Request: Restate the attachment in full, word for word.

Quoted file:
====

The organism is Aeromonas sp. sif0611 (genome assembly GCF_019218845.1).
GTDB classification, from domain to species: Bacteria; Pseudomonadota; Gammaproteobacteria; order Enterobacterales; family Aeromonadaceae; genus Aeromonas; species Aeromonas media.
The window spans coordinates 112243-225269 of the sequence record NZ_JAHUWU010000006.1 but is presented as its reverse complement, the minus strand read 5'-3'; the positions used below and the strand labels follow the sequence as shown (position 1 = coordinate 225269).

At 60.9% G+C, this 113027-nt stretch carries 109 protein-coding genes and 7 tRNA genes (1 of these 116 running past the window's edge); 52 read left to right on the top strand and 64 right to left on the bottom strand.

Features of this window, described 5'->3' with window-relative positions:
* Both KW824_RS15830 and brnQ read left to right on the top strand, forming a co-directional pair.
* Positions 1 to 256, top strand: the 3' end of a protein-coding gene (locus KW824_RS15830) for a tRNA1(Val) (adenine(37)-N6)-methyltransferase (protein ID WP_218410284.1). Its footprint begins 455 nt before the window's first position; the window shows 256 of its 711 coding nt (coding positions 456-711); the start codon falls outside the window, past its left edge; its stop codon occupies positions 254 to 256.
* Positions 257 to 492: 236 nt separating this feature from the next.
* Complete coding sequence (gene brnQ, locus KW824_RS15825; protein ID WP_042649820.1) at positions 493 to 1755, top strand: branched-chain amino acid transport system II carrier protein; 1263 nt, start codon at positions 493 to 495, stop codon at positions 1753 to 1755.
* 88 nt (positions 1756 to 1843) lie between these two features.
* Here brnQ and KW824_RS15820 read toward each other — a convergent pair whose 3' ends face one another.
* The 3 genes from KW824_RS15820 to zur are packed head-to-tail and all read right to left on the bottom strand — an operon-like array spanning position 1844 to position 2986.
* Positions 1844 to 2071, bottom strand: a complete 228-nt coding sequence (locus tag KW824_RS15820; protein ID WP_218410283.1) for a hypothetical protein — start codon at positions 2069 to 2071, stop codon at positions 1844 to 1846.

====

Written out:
The organism is Aeromonas sp. sif0611 (genome assembly GCF_019218845.1).
GTDB classification, from domain to species: Bacteria; Pseudomonadota; Gammaproteobacteria; order Enterobacterales; family Aeromonadaceae; genus Aeromonas; species Aeromonas media.
The window spans coordinates 112243-225269 of the sequence record NZ_JAHUWU010000006.1 but is presented as its reverse complement, the minus strand read 5'-3'; the positions used below and the strand labels follow the sequence as shown (position 1 = coordinate 225269).

At 60.9% G+C, this 113027-nt stretch carries 109 protein-coding genes and 7 tRNA genes (1 of these 116 running past the window's edge); 52 read left to right on the top strand and 64 right to left on the bottom strand.

Features of this window, described 5'->3' with window-relative positions:
* Both KW824_RS15830 and brnQ read left to right on the top strand, forming a co-directional pair.
* Positions 1 to 256, top strand: the 3' end of a protein-coding gene (locus KW824_RS15830) for a tRNA1(Val) (adenine(37)-N6)-methyltransferase (protein ID WP_218410284.1). Its footprint begins 455 nt before the window's first position; the window shows 256 of its 711 coding nt (coding positions 456-711); the start codon falls outside the window, past its left edge; its stop codon occupies positions 254 to 256.
* Positions 257 to 492: 236 nt separating this feature from the next.
* Complete coding sequence (gene brnQ, locus KW824_RS15825; protein ID WP_042649820.1) at positions 493 to 1755, top strand: branched-chain amino acid transport system II carrier protein; 1263 nt, start codon at positions 493 to 495, stop codon at positions 1753 to 1755.
* 88 nt (positions 1756 to 1843) lie between these two features.
* Here brnQ and KW824_RS15820 read toward each other — a convergent pair whose 3' ends face one another.
* The 3 genes from KW824_RS15820 to zur are packed head-to-tail and all read right to left on the bottom strand — an operon-like array spanning position 1844 to position 2986.
* Positions 1844 to 2071, bottom strand: a complete 228-nt coding sequence (locus tag KW824_RS15820; protein ID WP_218410283.1) for a hypothetical protein — start codon at positions 2069 to 2071, stop codon at positions 1844 to 1846.